The Brown-Headed Cowbird, a brood parasite, will lay its eggs in house finch nests, although the diet house finches feed their young is inadequate for the young cowbirds, which rarely survive.cite journal | last=Kozlovic, Knapton, and Barlow | first=Daniel R., Richard W., and Jon C. | title=Unsuitability of the House Finch as a Host of the Brown-Headed Cowbird | journal=The Condor | volume=96 | issue=2 | date=1996 | url=http://elibrary.unm.edu/sora/Condor/files/issues/v098n02/p0253-p0258.pdf ]

References

Further reading

Book

* Hill, G. E. 1993. "House Finch (Carpodacus mexicanus)". In "The Birds of North America", No. 46 (A. Poole and F. Gill, Eds.). Philadelphia: The Academy of Natural Sciences; Washington, D.C.: The American Ornithologists’ Union.

Thesis

* Avery ML. (1983). "DEVELOPMENT AND TRANSMISSION OF METHIOCARB-INDUCED FOOD AVERSIONS IN CAPTIVE HOUSE FINCHES (CARPODACUS MEXICANUS)". University of California, Davis, United States -- California.
* Badyaev AV. (1998). "Evolution of sexual dimorphism in birds: Ecological patterns, current selection, and ontogenetic variation". University of Montana, United States -- Montana.
* Belthoff JR. (1992). "Ecological and hormonal correlates of social dominance in house finches". Clemson University, United States -- South Carolina.
* Farmer KL. (2006). "Study of a novel host-parasite relationship: Mycoplasma gallisepticum in house finches (Carpodacus mexicanus)". Auburn University, United States -- Alabama.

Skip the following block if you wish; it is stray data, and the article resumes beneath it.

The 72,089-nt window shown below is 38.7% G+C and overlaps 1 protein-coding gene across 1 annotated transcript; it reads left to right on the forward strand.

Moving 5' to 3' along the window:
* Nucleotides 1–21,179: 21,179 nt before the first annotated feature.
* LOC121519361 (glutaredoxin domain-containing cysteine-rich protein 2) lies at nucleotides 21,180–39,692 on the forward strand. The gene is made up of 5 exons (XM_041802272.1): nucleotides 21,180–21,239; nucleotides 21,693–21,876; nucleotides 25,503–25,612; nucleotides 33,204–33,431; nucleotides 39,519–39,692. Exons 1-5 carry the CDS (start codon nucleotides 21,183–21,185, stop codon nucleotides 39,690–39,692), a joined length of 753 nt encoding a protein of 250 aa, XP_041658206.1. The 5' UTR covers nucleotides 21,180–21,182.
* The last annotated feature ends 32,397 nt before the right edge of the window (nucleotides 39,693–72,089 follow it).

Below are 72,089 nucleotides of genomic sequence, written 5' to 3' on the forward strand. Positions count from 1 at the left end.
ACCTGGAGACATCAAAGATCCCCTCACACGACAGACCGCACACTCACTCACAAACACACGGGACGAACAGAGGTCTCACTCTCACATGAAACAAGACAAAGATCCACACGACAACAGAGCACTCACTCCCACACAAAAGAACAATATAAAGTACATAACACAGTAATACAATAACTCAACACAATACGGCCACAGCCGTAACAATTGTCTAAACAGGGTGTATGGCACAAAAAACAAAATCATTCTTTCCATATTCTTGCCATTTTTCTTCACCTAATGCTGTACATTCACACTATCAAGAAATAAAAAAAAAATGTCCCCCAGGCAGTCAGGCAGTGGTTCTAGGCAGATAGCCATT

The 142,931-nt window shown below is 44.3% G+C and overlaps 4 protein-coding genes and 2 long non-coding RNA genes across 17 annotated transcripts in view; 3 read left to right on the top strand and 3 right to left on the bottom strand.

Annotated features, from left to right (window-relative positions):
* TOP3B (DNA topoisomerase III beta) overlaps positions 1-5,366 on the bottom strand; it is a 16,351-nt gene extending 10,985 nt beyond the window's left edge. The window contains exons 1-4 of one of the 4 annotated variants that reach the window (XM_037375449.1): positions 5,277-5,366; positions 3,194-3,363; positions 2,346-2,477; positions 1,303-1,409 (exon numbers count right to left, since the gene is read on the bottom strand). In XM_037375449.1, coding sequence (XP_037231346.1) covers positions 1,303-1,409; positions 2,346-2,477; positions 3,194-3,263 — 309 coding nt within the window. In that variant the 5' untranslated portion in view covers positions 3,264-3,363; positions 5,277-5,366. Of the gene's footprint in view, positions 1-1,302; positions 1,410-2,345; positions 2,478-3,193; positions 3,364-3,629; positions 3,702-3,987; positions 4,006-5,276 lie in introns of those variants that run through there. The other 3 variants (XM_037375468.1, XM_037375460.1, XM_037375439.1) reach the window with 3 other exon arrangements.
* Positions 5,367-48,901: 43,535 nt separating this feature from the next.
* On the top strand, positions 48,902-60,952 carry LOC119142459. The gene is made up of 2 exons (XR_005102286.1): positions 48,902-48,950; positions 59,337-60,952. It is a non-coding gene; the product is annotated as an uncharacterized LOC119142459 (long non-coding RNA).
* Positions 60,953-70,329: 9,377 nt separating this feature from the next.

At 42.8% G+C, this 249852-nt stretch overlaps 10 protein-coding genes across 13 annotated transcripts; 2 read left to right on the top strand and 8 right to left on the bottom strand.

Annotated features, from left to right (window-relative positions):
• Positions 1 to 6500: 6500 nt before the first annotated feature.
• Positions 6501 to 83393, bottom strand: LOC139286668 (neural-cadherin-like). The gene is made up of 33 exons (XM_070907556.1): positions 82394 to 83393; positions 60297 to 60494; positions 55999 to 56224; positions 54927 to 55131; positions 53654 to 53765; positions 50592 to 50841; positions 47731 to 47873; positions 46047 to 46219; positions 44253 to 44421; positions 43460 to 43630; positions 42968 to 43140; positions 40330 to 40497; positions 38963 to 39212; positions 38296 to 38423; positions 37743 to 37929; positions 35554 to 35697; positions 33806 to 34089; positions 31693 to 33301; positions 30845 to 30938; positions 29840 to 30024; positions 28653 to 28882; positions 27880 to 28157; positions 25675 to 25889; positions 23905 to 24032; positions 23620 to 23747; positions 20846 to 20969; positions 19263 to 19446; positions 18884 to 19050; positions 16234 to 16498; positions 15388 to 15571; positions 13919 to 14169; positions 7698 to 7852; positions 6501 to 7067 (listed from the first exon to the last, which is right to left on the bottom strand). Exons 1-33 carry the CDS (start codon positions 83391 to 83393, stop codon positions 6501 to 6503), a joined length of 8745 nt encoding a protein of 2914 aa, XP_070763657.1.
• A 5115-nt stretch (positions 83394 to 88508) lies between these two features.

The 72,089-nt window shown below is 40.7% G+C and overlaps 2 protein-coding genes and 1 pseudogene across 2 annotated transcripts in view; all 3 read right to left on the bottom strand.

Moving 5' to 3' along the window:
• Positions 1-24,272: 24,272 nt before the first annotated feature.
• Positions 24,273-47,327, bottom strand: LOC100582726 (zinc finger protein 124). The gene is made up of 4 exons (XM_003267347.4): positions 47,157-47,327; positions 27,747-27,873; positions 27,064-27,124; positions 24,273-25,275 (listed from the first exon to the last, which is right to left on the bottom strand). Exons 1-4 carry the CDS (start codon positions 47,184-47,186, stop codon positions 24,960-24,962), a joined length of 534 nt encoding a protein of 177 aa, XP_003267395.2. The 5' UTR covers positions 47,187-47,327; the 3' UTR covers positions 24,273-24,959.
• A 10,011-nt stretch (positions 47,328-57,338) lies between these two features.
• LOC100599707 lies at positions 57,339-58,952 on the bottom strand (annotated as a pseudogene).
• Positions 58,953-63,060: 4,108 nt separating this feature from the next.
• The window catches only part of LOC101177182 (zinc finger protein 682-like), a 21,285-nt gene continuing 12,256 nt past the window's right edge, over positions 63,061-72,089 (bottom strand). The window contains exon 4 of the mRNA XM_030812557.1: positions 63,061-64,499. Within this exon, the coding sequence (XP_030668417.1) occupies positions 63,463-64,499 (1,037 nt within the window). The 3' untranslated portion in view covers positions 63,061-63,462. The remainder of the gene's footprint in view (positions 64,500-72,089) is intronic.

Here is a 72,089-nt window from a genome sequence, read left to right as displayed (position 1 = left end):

* Gaudette MT. (1998). "Modeling wetland songbird community integrity in central Pennsylvania". The Pennsylvania State University, United States -- Pennsylvania.
* Hamilton TR. (1991). "The expansion of the eastern house finch population and its impact on populations of house sparrows, purple finches and American goldfinches". Ball State University, United States -- Indiana.
* Hawley DM. (2005). "Host heterogeneity and disease resistance in house finches (Carpodacus mexicanus): Integrating genetics, immunity, and social behavior". Cornell University, United States -- New York.
* Hess CM. (2005). "The evolution of the major histocompatibility complex in house finches (Carpodacus mexicanus)". University of Washington, United States -- Washington.
* Hill GE. (1991). "The evolution of colorful plumage in the house finch". University of Michigan, United States -- Michigan.
* Kelly TD. (1991). "Impact of agroforestry plantations grown with agricultural drainwater on avian abundance and diversity in the San Joaquin Valley, California". California State University, Fresno, United States -- California.
* Kozlovic DR. (1997). "Consequences of brood parasitism by cowbirds on house finches in a new area of sympatry". University of Toronto (Canada), Canada.
* Navara KJ. (2005). "Yolk androgen deposition in two passerine species: Do females play favorites?". Auburn University, United States -- Alabama.
* Randell SM. (1996). "A study of avian populations and behavior at a proposed wind energy production facility near Fort Davis, Texas". Sul Ross State University, United States -- Texas.
* Thakur S. (1999). "Effect of high temperatures and crowding on leukocyte and parasite counts of the house finch (Carpodacus mexicanus)". California State University, Fullerton, United States -- California.